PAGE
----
A Good Name.
Intriguing first line. Concern creeps in that this is going to be mired in noble savage tropes, but I think Lawrence avoids falling for that. The exoticism is filtered throughout the story, rather than dwelt upon or fethisized. Usually, this is done deftly, but sometimes with a heavy hand. Snaga’s introduction is at best a convenient contrivance. I don’t get Harrac’s motivation here. He didn’t want to wait a few hours but then he gives years in service with Snaga. Why? Then a head-hop? It’s Snaga’s story now? Only briefly.
I loved the character in the Broken Empire books and he fascianted me for his (seemingly misplaced) loyalty to Jorg and in Jorg’s dependence on him. Here, with his younger version, I didn’t feel the same way. He didn’t feel like the same character, whereas the farmer who would become Red Kent felt like Red Kent even before he was (that makes sense, trust me). Younger Rike was obviously Rike. Makin too.
Choices:
Lawrence does an opening line really well, but some feel as though they were crafted independently of the story they open and then bolted on to draw the reader in. Gorgoth and… Jane. What were those parents thinking? That’s a strange pair of names to give. The ‘darkness is patient…’ line is a killer line. Lawrence sure knows how to write those lines. The descriptions here are well done, and I like the quest/journey through the ruins. It has a little the feel of a video game. The fight scene with the bot is a bit silly/contrived. Sudden introduction of Jorg feels rushed/forced.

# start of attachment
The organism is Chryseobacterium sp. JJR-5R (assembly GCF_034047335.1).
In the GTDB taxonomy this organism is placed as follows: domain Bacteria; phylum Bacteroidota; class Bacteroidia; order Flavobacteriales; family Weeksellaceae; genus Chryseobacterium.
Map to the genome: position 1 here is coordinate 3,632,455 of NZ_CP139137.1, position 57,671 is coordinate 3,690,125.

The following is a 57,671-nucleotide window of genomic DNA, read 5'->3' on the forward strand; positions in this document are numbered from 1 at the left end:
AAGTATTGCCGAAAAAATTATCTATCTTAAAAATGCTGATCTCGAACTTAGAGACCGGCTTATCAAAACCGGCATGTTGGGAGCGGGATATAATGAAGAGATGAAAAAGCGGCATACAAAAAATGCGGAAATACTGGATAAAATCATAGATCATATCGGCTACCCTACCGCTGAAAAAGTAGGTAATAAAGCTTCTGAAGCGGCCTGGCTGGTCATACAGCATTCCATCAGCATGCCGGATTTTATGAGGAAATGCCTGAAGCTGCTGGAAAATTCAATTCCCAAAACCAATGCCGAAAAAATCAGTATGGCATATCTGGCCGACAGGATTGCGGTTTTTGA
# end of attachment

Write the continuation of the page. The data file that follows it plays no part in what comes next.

The Secret:
The different structure here offers promise. The narrative within a narrative, interwoven timeframes, flashing back and forward. It’s good to see Lawrence experimenting with form. His novels and several of these stories are first person perspective, so this is a fresh approach.
The ‘lie’ which Sim reveals was revealed far before the narrative means to reveal it, or perhaps was obvious enough that the reader should have been expected to ‘get it’ before being given it. The explanation of Sim’s diversion is unnecessary. Again Jorg twists the piece to himself.
Know Thyself: